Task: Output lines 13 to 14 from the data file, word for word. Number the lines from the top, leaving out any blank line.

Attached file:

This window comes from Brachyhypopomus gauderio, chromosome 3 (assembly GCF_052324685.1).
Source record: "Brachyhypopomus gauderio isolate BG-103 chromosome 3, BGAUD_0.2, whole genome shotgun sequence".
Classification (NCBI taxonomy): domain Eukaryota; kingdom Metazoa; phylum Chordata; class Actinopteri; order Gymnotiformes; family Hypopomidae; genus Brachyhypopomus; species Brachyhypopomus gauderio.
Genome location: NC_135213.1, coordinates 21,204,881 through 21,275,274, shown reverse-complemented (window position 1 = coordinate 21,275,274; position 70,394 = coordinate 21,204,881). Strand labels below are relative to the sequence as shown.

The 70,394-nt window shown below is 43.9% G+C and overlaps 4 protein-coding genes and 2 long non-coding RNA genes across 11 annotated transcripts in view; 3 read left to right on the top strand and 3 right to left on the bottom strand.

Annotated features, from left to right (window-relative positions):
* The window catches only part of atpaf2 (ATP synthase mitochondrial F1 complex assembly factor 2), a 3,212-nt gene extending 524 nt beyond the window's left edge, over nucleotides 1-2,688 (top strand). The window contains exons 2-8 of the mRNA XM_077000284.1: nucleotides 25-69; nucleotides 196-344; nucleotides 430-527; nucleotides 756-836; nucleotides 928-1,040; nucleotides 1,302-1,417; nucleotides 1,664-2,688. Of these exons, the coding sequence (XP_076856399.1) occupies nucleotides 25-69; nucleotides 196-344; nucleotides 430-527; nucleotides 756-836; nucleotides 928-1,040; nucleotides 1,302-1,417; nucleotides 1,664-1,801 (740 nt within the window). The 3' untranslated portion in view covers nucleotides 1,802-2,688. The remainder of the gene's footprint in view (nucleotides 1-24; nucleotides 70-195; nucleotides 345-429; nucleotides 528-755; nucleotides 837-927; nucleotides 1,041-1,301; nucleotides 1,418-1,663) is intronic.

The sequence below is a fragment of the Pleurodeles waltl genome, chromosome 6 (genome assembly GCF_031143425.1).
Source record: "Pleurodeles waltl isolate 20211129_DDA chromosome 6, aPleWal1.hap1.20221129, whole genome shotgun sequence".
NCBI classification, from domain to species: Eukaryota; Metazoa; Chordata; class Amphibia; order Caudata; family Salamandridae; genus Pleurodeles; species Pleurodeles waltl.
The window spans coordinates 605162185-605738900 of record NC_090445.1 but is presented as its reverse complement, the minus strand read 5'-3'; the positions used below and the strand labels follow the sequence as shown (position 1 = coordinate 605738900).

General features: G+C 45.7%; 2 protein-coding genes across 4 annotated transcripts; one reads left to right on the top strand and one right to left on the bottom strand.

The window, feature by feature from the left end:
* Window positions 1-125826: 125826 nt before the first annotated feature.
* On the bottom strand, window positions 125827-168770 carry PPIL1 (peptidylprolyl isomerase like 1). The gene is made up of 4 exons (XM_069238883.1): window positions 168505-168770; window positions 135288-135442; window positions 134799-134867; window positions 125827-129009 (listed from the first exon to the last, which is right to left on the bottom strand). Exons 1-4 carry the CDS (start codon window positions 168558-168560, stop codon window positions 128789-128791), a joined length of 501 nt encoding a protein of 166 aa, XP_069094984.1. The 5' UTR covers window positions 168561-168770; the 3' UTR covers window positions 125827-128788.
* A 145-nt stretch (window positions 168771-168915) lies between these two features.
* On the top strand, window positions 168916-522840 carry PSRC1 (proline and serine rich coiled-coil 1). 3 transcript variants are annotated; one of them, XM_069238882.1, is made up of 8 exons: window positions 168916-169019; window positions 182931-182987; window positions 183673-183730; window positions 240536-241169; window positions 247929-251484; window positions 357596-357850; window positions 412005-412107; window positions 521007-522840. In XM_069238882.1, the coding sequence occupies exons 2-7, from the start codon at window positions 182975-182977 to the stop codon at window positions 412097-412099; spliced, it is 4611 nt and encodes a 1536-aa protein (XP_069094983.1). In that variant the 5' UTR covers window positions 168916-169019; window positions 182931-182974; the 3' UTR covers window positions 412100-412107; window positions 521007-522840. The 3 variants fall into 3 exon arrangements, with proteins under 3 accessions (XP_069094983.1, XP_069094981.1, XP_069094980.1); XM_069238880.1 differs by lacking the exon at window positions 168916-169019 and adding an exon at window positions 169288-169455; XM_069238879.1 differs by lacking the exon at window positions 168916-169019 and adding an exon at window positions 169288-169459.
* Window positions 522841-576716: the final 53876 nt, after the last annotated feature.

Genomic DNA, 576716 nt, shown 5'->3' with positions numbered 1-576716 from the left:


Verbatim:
The window, feature by feature from the left end:
* Window positions 1-125826: 125826 nt before the first annotated feature.